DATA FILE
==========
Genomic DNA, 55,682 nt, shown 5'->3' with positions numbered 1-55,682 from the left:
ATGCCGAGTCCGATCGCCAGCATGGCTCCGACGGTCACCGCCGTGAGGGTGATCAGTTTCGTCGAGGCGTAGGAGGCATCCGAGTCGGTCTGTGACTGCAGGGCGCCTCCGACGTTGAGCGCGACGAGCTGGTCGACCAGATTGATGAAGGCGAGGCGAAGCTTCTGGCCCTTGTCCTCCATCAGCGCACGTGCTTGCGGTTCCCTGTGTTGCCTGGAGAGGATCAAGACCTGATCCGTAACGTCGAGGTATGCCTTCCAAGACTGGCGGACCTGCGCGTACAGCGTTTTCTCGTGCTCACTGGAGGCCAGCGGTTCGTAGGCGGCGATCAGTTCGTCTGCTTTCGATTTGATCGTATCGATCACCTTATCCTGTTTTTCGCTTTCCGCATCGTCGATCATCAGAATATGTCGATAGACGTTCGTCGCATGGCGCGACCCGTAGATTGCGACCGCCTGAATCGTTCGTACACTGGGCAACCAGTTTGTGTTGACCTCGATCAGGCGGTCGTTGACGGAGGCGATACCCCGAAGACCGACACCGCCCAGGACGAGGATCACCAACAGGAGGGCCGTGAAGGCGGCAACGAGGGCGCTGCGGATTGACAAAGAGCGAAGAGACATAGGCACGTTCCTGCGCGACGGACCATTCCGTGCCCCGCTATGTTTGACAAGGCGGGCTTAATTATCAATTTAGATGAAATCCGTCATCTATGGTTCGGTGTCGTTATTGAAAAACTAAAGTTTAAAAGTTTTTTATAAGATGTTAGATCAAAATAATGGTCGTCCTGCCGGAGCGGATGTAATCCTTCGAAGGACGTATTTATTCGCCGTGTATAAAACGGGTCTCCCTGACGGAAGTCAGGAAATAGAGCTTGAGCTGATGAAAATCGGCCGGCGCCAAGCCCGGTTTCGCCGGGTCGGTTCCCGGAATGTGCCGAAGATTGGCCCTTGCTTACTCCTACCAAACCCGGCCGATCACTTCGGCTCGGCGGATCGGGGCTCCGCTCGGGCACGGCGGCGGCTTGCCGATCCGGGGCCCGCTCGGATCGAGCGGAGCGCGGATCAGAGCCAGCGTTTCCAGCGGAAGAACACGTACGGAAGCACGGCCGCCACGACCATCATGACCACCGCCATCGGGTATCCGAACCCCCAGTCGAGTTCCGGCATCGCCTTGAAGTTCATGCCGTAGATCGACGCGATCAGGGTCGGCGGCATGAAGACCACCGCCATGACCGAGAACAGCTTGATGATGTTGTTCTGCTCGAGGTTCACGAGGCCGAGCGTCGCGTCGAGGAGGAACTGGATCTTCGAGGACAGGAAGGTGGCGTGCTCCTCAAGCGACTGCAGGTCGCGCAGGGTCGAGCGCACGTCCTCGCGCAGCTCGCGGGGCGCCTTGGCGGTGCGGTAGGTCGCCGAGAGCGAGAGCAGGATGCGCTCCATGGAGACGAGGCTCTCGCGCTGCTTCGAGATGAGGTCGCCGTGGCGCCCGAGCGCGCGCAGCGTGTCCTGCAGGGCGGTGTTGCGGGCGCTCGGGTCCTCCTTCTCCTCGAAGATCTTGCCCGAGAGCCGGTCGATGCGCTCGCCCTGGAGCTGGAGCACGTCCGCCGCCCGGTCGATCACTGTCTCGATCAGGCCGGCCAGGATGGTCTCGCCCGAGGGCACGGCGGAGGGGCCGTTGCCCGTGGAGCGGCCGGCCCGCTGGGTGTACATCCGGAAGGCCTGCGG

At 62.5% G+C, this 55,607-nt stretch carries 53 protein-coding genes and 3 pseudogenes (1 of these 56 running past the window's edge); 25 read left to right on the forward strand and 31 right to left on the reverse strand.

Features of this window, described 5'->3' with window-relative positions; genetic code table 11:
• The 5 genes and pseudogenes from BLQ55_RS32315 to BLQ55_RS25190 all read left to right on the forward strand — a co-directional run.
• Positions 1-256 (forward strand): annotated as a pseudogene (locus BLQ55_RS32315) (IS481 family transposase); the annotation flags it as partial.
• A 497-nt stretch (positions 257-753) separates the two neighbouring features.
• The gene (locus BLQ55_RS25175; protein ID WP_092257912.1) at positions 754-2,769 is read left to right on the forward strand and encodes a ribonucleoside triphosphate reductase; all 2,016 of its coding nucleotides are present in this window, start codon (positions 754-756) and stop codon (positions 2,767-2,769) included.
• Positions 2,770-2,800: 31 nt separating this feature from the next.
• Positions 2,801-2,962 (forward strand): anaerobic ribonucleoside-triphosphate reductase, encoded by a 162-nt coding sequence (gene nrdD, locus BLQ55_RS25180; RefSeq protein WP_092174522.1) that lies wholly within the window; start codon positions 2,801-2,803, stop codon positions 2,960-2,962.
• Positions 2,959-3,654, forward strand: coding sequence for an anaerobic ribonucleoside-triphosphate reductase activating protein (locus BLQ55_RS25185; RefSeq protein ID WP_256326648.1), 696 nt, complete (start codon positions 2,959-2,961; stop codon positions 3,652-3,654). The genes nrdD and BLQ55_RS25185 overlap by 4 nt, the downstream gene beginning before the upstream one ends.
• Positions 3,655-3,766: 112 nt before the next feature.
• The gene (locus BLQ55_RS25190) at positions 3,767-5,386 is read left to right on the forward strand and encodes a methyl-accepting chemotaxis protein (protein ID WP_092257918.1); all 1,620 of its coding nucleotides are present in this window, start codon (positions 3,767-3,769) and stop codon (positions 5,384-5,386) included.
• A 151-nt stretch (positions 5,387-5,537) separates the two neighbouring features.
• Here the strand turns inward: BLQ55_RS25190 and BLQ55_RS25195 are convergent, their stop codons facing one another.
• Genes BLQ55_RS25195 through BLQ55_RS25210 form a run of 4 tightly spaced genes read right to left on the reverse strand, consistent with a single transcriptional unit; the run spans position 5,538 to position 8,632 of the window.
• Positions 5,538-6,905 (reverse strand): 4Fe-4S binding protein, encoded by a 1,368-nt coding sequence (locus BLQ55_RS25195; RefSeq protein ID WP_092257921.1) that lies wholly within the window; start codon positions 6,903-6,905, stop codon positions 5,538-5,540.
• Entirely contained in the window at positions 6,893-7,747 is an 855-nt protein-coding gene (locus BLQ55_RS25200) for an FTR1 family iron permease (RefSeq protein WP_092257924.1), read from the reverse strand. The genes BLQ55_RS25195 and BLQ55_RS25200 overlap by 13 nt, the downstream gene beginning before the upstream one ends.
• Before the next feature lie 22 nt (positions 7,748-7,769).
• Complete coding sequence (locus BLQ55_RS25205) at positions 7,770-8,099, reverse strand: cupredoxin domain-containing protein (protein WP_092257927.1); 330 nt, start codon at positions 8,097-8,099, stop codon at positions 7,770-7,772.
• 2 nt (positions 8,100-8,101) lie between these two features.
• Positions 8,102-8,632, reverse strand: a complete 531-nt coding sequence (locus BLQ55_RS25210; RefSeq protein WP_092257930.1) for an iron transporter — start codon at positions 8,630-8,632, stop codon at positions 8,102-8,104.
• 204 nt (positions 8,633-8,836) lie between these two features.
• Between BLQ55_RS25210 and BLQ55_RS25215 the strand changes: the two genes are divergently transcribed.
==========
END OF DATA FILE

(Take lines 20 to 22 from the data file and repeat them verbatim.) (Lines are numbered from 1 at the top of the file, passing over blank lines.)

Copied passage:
• Complete coding sequence (locus BLQ55_RS25205) at positions 7,770-8,099, reverse strand: cupredoxin domain-containing protein (protein WP_092257927.1); 330 nt, start codon at positions 8,097-8,099, stop codon at positions 7,770-7,772.
• 2 nt (positions 8,100-8,101) lie between these two features.
• Positions 8,102-8,632, reverse strand: a complete 531-nt coding sequence (locus BLQ55_RS25210; RefSeq protein WP_092257930.1) for an iron transporter — start codon at positions 8,630-8,632, stop codon at positions 8,102-8,104.